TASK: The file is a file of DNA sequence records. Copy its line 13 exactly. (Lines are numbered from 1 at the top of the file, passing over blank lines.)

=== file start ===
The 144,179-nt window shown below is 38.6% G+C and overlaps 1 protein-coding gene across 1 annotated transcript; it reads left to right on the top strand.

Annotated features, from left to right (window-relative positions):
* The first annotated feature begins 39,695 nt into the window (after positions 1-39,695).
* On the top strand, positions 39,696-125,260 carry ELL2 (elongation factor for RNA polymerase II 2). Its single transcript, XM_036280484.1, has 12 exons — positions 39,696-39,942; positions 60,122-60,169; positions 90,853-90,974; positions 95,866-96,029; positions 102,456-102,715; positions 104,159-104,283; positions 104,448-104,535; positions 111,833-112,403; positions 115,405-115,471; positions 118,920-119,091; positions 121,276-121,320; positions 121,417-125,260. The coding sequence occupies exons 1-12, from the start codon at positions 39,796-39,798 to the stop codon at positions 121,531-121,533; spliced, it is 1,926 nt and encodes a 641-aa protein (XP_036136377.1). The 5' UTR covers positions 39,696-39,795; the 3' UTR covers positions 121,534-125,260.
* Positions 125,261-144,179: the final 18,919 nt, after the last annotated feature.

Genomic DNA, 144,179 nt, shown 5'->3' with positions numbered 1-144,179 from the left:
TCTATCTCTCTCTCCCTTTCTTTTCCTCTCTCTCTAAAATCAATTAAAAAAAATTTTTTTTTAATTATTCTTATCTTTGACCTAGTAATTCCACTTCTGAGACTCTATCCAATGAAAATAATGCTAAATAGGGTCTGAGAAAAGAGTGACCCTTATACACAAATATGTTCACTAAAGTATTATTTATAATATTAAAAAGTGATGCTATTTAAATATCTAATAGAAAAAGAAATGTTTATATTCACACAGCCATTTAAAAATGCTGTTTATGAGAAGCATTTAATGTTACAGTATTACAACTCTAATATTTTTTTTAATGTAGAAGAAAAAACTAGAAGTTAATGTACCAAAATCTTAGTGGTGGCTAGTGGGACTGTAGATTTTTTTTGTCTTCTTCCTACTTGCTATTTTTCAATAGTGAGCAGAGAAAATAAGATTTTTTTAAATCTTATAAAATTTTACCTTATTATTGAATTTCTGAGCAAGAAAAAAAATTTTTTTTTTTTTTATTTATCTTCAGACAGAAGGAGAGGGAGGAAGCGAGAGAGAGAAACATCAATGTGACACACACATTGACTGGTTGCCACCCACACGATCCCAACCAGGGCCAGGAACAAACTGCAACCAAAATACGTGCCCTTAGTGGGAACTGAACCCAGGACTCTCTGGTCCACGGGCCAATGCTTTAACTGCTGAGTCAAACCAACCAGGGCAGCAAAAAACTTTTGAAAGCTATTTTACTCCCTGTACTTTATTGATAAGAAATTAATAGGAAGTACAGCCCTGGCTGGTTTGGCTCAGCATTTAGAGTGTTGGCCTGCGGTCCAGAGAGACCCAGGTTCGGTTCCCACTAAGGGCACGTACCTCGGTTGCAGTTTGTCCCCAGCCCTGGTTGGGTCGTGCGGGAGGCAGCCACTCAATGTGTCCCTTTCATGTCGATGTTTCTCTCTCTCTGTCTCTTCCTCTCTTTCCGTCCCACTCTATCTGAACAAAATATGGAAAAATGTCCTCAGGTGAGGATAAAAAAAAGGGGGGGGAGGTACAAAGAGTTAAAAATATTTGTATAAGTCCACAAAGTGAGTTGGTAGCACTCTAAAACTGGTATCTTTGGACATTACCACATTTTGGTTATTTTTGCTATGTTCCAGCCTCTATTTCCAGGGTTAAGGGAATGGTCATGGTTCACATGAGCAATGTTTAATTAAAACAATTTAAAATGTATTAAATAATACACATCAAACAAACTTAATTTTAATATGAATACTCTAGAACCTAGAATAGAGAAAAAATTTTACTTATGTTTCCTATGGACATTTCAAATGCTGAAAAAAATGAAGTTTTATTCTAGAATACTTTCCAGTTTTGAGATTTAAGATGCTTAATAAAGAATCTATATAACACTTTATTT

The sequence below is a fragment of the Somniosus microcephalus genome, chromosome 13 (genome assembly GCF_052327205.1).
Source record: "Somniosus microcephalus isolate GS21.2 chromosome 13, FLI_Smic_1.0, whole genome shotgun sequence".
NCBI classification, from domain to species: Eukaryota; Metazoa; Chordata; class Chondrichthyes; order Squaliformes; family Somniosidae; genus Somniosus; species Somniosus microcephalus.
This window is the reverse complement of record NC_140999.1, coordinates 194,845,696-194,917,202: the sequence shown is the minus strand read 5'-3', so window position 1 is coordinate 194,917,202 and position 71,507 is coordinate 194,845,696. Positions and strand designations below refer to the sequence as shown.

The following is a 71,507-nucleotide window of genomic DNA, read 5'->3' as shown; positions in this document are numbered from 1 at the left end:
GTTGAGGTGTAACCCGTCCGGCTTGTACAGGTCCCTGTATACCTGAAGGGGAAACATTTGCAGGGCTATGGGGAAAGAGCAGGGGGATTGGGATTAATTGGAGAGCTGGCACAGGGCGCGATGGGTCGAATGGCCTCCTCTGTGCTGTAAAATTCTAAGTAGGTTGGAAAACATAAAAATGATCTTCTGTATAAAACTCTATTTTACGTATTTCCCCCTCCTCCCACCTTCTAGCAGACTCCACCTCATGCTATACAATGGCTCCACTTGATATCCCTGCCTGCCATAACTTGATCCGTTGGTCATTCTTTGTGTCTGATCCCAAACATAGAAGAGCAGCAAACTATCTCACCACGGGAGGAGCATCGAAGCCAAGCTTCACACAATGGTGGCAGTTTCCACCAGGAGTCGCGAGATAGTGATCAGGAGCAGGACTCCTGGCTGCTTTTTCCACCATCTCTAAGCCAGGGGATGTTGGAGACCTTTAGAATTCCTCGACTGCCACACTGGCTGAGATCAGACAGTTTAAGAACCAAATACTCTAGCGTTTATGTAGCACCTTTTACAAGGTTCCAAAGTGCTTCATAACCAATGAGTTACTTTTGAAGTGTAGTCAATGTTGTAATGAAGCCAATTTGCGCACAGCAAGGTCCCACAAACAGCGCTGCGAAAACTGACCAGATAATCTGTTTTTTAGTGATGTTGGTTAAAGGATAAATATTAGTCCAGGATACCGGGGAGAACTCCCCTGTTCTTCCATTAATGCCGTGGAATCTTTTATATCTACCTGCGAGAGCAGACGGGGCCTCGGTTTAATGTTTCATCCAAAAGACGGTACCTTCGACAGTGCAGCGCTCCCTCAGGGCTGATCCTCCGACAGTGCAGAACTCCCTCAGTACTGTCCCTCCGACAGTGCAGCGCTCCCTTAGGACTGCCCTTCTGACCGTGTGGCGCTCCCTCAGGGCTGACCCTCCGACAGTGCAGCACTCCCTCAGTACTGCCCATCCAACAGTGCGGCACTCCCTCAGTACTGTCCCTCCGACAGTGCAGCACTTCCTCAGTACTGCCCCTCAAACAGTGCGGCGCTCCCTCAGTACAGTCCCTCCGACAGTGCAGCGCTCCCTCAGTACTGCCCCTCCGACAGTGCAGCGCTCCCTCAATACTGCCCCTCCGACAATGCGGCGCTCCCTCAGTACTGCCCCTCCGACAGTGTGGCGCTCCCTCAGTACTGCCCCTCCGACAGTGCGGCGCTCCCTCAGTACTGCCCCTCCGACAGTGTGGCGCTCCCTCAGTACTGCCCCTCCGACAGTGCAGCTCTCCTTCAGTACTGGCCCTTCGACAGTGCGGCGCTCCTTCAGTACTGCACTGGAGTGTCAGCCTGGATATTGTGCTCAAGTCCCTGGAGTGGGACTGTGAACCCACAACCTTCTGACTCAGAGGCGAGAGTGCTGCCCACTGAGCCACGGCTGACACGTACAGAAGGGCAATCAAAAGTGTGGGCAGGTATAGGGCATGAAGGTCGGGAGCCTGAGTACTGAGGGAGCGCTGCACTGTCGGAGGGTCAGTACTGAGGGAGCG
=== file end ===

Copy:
GTTGAGGTGTAACCCGTCCGGCTTGTACAGGTCCCTGTATACCTGAAGGGGAAACATTTGCAGGGCTATGGGGAAAGAGCAGGGGGATTGGGATTAATTGGAGAGCTGGCACAGGGCGCGATGGGTCGAATGGCCTCCTCTGTGCTGTAAAATTCTAAGTAGGTTGGAAAACATAAAAATGATCTTCTGTATAAAACTCTATTTTACGTATTTCCCCCTCCTCCCACCTTCTAGCAGACTCCACCTCATGCTATACAATGGCTCCACTTGATATCCCTGCCTGCCATAACTTGATCCGTTGGTCATTCTTTGTGTCTGATCCCAAACATAGAAGAGCAGCAAACTATCTCACCACGGGAGGAGCATCGAAGCCAAGCTTCACACAATGGTGGCAGTTTCCACCAGGAGTCGCGAGATAGTGATCAGGAGCAGGACTCCTGGCTGCTTTTTCCACCATCTCTAAGCCAGGGGATGTTGGAGACCTTTAGAATTCCTCGACTGCCACACTGGCTGAGATCAGACAGTTTAAGAACCAAATACTCTAGCGTTTATGTAGCACCTTTTACAAGGTTCCAAAGTGCTTCATAACCAATGAGTTACTTTTGAAGTGTAGTCAATGTTGTAATGAAGCCAATTTGCGCACAGCAAGGTCCCACAAACAGCGCTGCGAAAACTGACCAGATAATCTGTTTTTTAGTGATGTTGGTTAAAGGATAAATATTAGTCCAGGATACCGGGGAGAACTCCCCTGTTCTTCCATTAATGCCGTGGAATCTTTTATATCTACCTGCGAGAGCAGACGGGGCCTCGGTTTAATGTTTCATCCAAAAGACGGTACCTTCGACAGTGCAGCGCTCCCTCAGGGCTGATCCTCCGACAGTGCAGAACTCCCTCAGTACTGTCCCTCCGACAGTGCAGCGCTCCCTTAGGACTGCCCTTCTGACCGTGTGGCGCTCCCTCAGGGCTGACCCTCCGACAGTGCAGCACTCCCTCAGTACTGCCCATCCAACAGTGCGGCACTCCCTCAGTACTGTCCCTCCGACAGTGCAGCACTTCCTCAGTACTGCCCCTCAAACAGTGCGGCGCTCCCTCAGTACAGTCCCTCCGACAGTGCAGCGCTCCCTCAGTACTGCCCCTCCGACAGTGCAGCGCTCCCTCAATACTGCCCCTCCGACAATGCGGCGCTCCCTCAGTACTGCCCCTCCGACAGTGTGGCGCTCCCTCAGTACTGCCCCTCCGACAGTGCGGCGCTCCCTCAGTACTGCCCCTCCGACAGTGTGGCGCTCCCTCAGTACTGCCCCTCCGACAGTGCAGCTCTCCTTCAGTACTGGCCCTTCGACAGTGCGGCGCTCCTTCAGTACTGCACTGGAGTGTCAGCCTGGATATTGTGCTCAAGTCCCTGGAGTGGGACTGTGAACCCACAACCTTCTGACTCAGAGGCGAGAGTGCTGCCCACTGAGCCACGGCTGACACGTACAGAAGGGCAATCAAAAGTGTGGGCAGGTATAGGGCATGAAGGTCGGGAGCCTGAGTACTGAGGGAGCGCTGCACTGTCGGAGGGTCAGTACTGAGGGAGCG